Texas-based Valero Energy Corp. will invest as much as $200-million in its Quebec refinery if Enbridge Inc. proceeds with its plan to reverse its Line 9 pipeline, a project one Quebec business leader described Wednesday as critical to the province’s refining and petrochemical industry.
In a presentation to analysts, Valero chief executive officer Brian Klesse said the San Antonio-based company has committed to take “substantial volume” of light crude from Enbridge’s Line 9, which, subject to regulatory approval, will be reversed to bring oil from western North America to Montreal. Valero will then deliver the crude from Montreal to its refinery near Quebec City by company-owned ships down the St. Lawrence.
Valero plans to invest between $110-million and $200-million to overhaul its handling capacity at the refinery, including increased tankage and new crude-carrying ships, in order to increase access to North American crude. That will provide it with a competitive advantage over Atlantic basin refineries that rely on high-priced imports.
In addition to supporting Enbridge’s Line 9B reversal, Valero is expanding the 265,000-barrel-a-day refinery’s ability to receive western crude by rail and will import up to 50,000 barrels a day from Texas’s prolific Eagle Ford tight oil play.
“I believe that within a year or two, our Quebec refinery will be a North American-supplied refinery where today it is a foreign-supplied refinery,” Mr. Klesse said in a presentation.
Suncor Energy Corp. also expects to virtually eliminate the need for imported crude to feed its 135,000-barrel-a-day operation in Montreal, a city that has seen five refineries close over the past 25 years.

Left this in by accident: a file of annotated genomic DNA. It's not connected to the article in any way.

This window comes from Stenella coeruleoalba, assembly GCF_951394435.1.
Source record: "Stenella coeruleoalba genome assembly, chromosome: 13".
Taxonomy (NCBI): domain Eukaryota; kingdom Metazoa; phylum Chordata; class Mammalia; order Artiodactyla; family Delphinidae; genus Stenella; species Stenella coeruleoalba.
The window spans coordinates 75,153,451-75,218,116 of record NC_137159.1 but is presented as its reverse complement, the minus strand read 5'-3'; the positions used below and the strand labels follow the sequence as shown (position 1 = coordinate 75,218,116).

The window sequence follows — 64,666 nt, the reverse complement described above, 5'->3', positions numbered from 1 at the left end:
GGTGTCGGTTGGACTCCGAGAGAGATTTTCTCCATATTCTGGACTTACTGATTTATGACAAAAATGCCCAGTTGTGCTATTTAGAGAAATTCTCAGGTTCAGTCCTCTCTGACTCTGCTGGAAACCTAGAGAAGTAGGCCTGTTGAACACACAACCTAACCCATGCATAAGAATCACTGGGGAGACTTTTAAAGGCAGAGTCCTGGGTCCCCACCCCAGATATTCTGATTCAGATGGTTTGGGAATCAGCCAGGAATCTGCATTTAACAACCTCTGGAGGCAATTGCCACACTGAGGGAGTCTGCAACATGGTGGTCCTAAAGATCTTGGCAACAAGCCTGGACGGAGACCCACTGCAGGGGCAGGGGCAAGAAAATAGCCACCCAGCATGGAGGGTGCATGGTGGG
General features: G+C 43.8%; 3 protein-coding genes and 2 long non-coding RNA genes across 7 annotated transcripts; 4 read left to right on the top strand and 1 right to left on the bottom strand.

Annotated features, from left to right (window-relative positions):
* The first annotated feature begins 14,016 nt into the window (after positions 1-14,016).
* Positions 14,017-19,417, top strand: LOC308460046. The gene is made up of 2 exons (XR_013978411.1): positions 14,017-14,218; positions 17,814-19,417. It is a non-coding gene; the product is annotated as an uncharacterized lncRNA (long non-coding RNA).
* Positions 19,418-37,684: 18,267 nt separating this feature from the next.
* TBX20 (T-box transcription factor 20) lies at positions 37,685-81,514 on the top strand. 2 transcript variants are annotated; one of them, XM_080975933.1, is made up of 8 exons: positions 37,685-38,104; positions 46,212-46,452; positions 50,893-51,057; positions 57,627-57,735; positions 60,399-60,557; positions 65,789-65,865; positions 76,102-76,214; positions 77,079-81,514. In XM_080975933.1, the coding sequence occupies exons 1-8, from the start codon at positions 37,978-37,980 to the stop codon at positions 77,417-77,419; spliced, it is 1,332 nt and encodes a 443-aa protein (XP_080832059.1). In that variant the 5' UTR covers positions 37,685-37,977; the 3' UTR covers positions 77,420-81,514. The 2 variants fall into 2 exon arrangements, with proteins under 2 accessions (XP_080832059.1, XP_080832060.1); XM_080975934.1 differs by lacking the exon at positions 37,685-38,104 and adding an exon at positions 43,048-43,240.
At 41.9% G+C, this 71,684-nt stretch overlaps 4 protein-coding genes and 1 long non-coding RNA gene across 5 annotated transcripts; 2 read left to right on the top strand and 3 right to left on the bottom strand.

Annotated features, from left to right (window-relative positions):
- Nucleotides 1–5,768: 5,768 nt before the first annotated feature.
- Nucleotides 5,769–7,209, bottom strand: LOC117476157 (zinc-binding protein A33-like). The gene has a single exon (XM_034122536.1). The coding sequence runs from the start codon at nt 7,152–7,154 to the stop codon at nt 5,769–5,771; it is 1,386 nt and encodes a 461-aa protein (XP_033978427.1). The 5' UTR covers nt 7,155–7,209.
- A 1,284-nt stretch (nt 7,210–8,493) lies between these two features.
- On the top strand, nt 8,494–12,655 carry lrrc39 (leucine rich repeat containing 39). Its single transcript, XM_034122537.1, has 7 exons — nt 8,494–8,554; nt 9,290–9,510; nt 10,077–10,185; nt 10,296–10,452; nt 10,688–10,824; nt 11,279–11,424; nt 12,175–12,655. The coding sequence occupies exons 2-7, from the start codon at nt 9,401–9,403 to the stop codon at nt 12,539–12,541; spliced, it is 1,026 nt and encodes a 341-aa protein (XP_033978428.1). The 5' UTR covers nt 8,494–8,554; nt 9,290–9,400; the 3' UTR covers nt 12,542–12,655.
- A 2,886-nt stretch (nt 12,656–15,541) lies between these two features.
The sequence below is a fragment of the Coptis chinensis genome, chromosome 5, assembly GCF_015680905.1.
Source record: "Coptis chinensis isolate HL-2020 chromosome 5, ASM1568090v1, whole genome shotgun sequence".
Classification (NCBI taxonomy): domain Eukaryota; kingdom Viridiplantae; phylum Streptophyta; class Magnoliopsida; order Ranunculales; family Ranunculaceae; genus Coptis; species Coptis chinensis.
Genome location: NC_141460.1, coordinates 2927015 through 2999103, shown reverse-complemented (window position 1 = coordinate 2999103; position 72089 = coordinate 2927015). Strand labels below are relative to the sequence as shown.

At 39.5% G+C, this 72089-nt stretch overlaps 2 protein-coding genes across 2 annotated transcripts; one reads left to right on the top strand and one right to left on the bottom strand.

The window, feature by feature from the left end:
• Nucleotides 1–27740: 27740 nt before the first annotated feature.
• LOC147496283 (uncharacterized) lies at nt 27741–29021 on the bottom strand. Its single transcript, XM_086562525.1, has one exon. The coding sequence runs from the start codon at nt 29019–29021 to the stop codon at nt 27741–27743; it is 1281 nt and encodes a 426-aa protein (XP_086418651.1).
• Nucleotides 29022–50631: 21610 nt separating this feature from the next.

The Enbridge project – along with TransCanada Corp.’s proposed pipeline to Eastern Canada – got a boost Wednesday from Quebec’s Federation of Chambers of Commerce. In a speech at the Toronto Board of Trade, chamber president Françoise Bertrand said the new oil pipelines are crucial for the competitiveness of the refining and petrochemical industry in Quebec, particularly in Montreal’s east end where Royal Dutch Shell PLC closed a refinery just three years ago.
“Every necessary means must be taken to ensure that the refining industry remains competitive and active in Quebec,” Ms. Bertrand said.
In a telephone interview, she said that despite opposition from environmental groups, the “silent majority” of Quebeckers are supportive of plans that would wean the province off imported oil, especially if that means protecting high-wage jobs. A chamber-sponsored poll found 70 per cent of Quebeckers supported the Enbridge plan to bring western crude to Montreal.
She said the loss of refineries in Montreal devastated her province’s industrial employment base. “We cannot afford to lose more of them,” she said in the interview. “And the petrochemical industry is also much more interesting today because of the new projects that are developing.”
The National Energy Board will hold hearings in Ontario and Quebec on Enbridge’s pipeline reversal, while TransCanada is in the process of assessing commitment from shippers before submitting to the regulator its plan to convert a portion of the natural gas mainline to carry oil.
Ms. Bertrand acknowledged that the public has had its confidence shaken with images of major pipeline spills, first by Enbridge in Michigan in 2010 and this spring by Exxon Mobil Corp. in Arkansas.
Enbridge spokesman Glenn Herchak said the company responded to the Michigan accident by spending $1.7-billion over three years to overhaul its safety practices, both in spill prevention and response.
But environmentalist Stephen Guilbeault, of the Montreal-based group Equiterre, said supporters of the pipelines should not underestimate the concerns in Quebec. He noted that several municipalities, including Montreal, have urged the provincial government to hold its own environmental assessment of the Line 9 plan.
Mr. Guilbeault said Quebeckers support the need for tough action to reduce greenhouse gas emissions, and would not be supportive of pipelines through the province than enable the expansion of the carbon-intensive oil sands. “To people who think this is a fait accompli or a slam dunk, I would say they need to err on the side of caution,” he said.